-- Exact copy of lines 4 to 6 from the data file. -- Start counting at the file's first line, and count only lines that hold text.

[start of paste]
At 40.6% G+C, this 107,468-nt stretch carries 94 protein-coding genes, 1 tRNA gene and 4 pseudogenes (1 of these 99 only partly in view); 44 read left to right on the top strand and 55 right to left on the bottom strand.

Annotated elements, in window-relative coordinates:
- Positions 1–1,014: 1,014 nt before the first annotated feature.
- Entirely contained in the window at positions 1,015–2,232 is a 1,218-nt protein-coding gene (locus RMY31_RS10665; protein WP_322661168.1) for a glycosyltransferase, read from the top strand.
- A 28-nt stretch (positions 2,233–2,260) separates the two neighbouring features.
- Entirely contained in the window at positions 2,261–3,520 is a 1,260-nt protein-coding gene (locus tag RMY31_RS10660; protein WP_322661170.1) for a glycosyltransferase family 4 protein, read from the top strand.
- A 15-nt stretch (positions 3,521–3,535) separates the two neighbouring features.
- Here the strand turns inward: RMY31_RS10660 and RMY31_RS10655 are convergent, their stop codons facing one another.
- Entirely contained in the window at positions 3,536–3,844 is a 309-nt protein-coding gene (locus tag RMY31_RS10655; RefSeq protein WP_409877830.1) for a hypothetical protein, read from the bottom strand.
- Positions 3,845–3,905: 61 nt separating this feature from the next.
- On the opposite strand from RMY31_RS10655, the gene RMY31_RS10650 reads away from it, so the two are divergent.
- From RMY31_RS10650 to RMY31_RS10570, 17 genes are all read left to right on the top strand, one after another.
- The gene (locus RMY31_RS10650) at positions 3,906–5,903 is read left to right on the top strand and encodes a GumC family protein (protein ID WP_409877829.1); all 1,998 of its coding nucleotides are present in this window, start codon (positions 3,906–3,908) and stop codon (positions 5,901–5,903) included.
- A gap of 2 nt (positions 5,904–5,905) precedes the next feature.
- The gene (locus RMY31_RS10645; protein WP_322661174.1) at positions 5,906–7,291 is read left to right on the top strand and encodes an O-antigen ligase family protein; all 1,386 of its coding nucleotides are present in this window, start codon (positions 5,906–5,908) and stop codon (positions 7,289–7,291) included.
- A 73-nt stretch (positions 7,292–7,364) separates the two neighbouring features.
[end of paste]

- Entirely contained in the window at positions 1,015–2,232 is a 1,218-nt protein-coding gene (locus RMY31_RS10665; protein WP_322661168.1) for a glycosyltransferase, read from the top strand.
- A 28-nt stretch (positions 2,233–2,260) separates the two neighbouring features.
- Entirely contained in the window at positions 2,261–3,520 is a 1,260-nt protein-coding gene (locus tag RMY31_RS10660; protein WP_322661170.1) for a glycosyltransferase family 4 protein, read from the top strand.